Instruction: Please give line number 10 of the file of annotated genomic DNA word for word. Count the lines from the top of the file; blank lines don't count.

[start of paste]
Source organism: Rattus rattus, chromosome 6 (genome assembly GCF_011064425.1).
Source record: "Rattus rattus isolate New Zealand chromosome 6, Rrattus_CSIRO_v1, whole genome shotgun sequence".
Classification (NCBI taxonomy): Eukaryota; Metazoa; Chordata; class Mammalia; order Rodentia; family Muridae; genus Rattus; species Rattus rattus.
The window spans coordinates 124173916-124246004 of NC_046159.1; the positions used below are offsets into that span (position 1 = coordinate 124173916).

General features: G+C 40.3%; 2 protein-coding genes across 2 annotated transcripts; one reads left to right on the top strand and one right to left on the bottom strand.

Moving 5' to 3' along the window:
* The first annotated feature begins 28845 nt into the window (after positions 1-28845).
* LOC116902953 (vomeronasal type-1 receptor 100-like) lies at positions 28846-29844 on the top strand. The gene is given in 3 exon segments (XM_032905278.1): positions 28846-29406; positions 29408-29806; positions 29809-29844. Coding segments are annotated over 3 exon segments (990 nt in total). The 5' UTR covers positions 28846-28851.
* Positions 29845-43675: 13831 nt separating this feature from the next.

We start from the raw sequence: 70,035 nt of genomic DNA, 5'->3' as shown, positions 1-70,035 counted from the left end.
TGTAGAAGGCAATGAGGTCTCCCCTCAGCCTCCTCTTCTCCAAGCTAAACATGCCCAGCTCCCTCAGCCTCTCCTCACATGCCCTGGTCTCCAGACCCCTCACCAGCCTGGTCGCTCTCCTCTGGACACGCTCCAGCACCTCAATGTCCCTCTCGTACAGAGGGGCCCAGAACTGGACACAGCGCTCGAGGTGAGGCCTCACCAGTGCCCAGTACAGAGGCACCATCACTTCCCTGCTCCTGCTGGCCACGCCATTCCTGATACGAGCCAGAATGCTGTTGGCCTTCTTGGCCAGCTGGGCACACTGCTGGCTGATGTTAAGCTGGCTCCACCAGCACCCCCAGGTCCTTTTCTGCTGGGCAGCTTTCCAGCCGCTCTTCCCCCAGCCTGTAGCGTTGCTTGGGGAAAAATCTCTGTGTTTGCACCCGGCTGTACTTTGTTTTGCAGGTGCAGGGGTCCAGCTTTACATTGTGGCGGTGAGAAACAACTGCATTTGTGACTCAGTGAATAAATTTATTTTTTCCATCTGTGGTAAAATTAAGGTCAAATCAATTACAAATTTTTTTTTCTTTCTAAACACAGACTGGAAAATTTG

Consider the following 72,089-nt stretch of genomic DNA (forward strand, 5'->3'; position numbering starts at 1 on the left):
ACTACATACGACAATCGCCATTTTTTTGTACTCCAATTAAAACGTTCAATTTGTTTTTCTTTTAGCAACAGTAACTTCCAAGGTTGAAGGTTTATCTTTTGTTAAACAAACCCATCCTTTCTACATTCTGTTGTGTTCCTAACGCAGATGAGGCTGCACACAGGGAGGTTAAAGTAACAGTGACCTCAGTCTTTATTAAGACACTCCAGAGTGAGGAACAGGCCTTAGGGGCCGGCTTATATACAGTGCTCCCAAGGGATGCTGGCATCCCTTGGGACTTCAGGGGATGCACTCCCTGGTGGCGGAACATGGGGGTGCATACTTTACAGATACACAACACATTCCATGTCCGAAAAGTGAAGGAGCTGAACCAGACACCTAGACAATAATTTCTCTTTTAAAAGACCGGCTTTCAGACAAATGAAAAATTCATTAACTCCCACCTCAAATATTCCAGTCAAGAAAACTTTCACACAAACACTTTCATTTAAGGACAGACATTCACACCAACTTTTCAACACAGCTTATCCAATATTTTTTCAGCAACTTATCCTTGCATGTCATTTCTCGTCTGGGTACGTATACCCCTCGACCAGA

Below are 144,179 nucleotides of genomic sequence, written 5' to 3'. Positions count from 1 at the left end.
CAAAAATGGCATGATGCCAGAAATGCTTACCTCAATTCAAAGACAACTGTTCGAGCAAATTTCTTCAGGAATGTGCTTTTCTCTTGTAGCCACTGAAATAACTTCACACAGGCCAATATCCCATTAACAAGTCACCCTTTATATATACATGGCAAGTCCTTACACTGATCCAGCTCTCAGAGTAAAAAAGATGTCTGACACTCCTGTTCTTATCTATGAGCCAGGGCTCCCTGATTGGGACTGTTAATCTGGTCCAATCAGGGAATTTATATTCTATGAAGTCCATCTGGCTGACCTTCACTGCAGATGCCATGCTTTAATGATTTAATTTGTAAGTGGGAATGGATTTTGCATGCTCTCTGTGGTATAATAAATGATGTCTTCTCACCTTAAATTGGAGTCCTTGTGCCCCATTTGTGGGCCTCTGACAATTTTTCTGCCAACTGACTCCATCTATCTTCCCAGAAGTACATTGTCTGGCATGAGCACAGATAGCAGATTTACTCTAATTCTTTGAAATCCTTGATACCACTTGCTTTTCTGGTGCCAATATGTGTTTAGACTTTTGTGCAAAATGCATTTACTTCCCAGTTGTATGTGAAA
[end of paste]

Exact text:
We start from the raw sequence: 70,035 nt of genomic DNA, 5'->3' as shown, positions 1-70,035 counted from the left end.